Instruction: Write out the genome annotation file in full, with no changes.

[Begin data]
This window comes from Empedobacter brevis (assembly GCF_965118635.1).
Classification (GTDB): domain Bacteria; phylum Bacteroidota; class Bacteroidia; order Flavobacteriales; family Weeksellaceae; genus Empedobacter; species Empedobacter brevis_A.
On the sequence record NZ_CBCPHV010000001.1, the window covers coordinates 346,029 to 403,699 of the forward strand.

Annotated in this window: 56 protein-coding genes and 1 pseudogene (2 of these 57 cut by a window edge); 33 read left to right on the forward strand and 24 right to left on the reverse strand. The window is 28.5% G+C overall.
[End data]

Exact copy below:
This window comes from Empedobacter brevis (assembly GCF_965118635.1).
Classification (GTDB): domain Bacteria; phylum Bacteroidota; class Bacteroidia; order Flavobacteriales; family Weeksellaceae; genus Empedobacter; species Empedobacter brevis_A.
On the sequence record NZ_CBCPHV010000001.1, the window covers coordinates 346,029 to 403,699 of the forward strand.

Annotated in this window: 56 protein-coding genes and 1 pseudogene (2 of these 57 cut by a window edge); 33 read left to right on the forward strand and 24 right to left on the reverse strand. The window is 28.5% G+C overall.